If you have a passion, talent, or calling that you have identified, it is so important to follow that path with full confidence. We are more than capable of achieving our career goals of being entrepreneurs, model employees, or graduate students. With support from others who believe in us, we will believe in ourselves and achieve things many thought would be impossible.

Information Access

information-age

How do you as an individual access and process information? That was the question James and his English classmates at community college were supposed to answer in their most recent assignment. It was called an “information literacy narrative”. I didn’t read it until today when I saw that his teacher wrote a note saying he brought something unique to the topic. I do know that it was tough for him to write (some tears), because he was asked to reflect on a topic that reminded him how different his life is compared to those who don’t have autism. Regular readers know his story but it is interesting to read it through this lens. I hope it helps others.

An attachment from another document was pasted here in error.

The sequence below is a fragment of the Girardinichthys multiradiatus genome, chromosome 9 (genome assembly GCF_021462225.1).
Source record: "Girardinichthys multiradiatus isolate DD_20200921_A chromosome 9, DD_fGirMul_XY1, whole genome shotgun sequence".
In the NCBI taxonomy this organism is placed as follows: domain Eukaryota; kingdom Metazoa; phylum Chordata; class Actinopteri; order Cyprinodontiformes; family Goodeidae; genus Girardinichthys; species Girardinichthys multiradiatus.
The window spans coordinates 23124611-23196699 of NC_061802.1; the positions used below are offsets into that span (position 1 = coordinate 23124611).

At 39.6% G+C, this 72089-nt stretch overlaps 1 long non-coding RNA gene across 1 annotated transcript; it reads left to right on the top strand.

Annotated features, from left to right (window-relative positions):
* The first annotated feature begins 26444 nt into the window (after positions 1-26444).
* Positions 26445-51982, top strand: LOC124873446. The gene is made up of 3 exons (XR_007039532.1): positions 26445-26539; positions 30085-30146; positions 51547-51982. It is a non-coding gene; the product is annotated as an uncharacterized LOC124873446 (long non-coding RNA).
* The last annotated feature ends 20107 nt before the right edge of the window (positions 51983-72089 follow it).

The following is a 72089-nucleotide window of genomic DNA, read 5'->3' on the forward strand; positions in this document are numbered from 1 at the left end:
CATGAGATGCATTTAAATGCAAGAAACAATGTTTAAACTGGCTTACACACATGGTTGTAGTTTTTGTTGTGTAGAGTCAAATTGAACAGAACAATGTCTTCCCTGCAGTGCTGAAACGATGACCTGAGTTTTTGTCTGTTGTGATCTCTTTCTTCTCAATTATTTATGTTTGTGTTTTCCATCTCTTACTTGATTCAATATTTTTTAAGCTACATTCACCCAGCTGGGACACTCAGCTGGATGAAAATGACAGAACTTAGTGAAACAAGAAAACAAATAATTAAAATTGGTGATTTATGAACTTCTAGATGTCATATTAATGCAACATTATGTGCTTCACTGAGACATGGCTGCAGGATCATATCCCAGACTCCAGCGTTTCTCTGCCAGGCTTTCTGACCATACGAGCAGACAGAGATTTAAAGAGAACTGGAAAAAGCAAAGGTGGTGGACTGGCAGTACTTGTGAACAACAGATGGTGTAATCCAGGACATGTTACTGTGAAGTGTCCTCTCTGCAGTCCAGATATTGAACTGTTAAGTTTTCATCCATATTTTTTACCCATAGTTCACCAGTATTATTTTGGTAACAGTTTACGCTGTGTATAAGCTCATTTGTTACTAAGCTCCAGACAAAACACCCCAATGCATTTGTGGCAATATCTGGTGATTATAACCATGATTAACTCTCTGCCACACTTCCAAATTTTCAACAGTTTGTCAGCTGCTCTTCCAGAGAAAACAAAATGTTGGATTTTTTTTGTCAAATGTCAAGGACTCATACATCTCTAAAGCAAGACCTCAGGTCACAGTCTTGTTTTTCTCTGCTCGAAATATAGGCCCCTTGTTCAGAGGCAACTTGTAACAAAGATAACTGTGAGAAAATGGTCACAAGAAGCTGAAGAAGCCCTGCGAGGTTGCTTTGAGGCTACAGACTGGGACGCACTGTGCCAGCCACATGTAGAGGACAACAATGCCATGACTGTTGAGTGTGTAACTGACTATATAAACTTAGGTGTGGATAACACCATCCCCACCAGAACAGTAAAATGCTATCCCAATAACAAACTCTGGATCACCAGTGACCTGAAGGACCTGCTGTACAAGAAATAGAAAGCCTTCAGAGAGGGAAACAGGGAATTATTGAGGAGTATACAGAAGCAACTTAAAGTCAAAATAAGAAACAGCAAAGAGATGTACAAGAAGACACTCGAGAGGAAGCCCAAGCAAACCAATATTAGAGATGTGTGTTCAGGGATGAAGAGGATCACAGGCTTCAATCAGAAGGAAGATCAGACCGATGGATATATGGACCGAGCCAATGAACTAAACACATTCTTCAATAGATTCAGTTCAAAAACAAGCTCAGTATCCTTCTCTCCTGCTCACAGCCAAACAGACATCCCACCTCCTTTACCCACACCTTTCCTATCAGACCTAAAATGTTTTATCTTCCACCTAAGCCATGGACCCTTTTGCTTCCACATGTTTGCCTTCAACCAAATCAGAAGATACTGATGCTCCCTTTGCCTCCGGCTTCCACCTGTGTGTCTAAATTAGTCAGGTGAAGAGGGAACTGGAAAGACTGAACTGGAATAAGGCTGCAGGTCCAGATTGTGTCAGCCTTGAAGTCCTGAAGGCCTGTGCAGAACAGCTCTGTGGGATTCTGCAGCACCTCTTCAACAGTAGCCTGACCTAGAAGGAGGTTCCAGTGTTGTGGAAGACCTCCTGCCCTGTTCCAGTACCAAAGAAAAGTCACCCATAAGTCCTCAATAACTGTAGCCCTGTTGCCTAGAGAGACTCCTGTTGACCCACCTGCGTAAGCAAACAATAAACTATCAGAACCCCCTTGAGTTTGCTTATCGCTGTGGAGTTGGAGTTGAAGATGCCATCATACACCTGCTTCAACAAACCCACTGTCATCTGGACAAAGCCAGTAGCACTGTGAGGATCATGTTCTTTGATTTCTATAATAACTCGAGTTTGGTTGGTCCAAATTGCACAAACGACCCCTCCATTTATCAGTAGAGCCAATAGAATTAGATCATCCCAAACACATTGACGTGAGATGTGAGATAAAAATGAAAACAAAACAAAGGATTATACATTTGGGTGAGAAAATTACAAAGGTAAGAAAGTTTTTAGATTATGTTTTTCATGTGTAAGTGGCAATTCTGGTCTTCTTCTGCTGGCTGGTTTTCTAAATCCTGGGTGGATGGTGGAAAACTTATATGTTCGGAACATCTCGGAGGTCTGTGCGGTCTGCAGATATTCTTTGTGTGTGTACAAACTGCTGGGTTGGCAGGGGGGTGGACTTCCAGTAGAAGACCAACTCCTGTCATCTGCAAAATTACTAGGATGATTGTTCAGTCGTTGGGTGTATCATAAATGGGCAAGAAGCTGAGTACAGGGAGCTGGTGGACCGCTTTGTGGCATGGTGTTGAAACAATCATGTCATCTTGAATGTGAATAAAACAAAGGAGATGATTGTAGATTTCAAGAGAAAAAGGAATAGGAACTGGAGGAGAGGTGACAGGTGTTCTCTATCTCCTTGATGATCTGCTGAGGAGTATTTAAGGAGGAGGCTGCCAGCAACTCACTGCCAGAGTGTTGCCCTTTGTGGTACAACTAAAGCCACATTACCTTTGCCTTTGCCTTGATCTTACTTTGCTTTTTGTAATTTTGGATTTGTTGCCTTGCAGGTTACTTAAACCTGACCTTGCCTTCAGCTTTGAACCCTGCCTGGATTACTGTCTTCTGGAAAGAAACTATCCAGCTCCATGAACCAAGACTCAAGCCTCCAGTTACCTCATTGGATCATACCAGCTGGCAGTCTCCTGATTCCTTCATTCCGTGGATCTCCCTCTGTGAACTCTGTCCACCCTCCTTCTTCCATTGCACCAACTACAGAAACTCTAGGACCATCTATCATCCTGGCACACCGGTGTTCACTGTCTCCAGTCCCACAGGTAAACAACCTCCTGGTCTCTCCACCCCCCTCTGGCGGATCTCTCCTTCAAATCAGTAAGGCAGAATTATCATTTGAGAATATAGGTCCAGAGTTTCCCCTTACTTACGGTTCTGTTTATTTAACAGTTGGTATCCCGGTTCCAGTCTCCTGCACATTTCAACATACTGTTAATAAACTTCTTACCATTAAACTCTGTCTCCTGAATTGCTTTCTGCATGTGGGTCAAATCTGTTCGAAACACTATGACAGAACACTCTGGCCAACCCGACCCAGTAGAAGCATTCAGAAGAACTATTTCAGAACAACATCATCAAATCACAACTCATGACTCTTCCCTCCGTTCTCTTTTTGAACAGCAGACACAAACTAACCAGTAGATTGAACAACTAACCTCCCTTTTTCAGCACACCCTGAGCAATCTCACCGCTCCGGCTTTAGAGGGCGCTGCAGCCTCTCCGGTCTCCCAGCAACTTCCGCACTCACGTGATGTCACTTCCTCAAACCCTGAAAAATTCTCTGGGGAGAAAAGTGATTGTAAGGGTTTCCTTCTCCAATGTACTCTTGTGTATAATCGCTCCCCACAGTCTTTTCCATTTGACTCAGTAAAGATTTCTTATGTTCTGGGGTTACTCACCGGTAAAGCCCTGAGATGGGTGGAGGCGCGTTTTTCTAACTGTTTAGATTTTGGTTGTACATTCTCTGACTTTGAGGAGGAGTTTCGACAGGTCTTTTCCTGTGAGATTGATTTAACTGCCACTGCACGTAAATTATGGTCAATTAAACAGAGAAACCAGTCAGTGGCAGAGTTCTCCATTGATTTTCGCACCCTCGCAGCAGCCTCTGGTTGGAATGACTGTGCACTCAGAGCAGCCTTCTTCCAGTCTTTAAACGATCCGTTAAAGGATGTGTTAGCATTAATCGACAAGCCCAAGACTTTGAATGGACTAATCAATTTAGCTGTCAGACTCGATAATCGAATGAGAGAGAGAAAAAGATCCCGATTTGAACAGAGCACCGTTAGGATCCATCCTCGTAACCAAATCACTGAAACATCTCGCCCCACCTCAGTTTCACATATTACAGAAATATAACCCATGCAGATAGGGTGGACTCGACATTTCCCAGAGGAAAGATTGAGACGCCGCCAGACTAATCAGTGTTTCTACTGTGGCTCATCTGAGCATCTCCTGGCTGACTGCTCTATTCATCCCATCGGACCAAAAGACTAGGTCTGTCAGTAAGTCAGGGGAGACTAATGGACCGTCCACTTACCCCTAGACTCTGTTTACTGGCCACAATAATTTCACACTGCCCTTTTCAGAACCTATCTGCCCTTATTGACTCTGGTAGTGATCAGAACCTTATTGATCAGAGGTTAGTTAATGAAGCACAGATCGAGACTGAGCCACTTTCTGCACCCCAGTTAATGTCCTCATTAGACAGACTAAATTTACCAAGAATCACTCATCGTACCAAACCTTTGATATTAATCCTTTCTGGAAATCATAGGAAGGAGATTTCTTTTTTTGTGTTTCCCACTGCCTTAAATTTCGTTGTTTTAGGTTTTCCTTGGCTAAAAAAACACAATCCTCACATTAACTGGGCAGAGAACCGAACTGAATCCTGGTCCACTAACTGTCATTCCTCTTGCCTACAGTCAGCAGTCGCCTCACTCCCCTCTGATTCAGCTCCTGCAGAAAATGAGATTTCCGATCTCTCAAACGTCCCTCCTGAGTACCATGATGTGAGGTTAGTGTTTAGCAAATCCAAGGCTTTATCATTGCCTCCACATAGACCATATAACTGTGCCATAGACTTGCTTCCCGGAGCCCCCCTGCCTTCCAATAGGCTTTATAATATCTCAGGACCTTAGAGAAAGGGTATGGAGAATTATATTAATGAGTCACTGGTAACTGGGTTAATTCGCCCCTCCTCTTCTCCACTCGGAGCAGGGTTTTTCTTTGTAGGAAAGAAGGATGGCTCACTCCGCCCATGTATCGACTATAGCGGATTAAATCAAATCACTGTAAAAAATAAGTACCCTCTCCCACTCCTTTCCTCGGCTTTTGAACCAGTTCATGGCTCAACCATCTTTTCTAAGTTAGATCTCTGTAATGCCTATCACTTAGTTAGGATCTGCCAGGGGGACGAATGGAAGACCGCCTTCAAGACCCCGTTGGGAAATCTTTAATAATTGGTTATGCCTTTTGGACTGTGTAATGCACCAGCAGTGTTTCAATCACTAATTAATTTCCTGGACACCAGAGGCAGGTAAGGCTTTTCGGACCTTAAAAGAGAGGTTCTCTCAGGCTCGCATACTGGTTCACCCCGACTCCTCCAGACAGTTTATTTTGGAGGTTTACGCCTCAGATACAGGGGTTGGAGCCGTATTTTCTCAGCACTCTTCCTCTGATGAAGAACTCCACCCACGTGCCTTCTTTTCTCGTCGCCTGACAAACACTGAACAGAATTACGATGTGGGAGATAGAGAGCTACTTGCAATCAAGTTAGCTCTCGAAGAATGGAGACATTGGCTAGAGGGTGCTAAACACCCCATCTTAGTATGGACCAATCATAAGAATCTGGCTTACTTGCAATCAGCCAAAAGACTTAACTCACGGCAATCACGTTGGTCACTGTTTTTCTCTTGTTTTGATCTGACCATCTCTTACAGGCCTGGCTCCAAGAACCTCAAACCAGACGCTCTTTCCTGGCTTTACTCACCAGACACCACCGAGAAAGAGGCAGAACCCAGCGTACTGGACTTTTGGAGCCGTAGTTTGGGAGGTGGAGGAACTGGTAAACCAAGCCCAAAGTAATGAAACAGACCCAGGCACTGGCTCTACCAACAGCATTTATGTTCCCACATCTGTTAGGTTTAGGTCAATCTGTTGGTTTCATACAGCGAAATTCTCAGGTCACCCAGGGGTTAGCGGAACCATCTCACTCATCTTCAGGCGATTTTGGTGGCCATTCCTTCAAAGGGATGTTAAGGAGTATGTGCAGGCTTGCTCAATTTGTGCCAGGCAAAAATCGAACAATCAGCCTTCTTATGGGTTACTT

“Attaining the Information of the World”

            My current environment stimulates and allows me to continue growing in my information literacy. I have a multitude of resources for receiving and sharing information. I am a college student, I listen to audiobooks and podcasts, I write a quarterly newsletter, I have a personal blog, and I often listen intently to those around me. I consider myself to be information literate. I am able to listen and process information presented to me in a variety of formats. I pride myself in the speed at which I can auditorily process information. However, all of this did not happen overnight. My journey from prisoner to college student is one of struggle in finding ways to access, use, and understand information.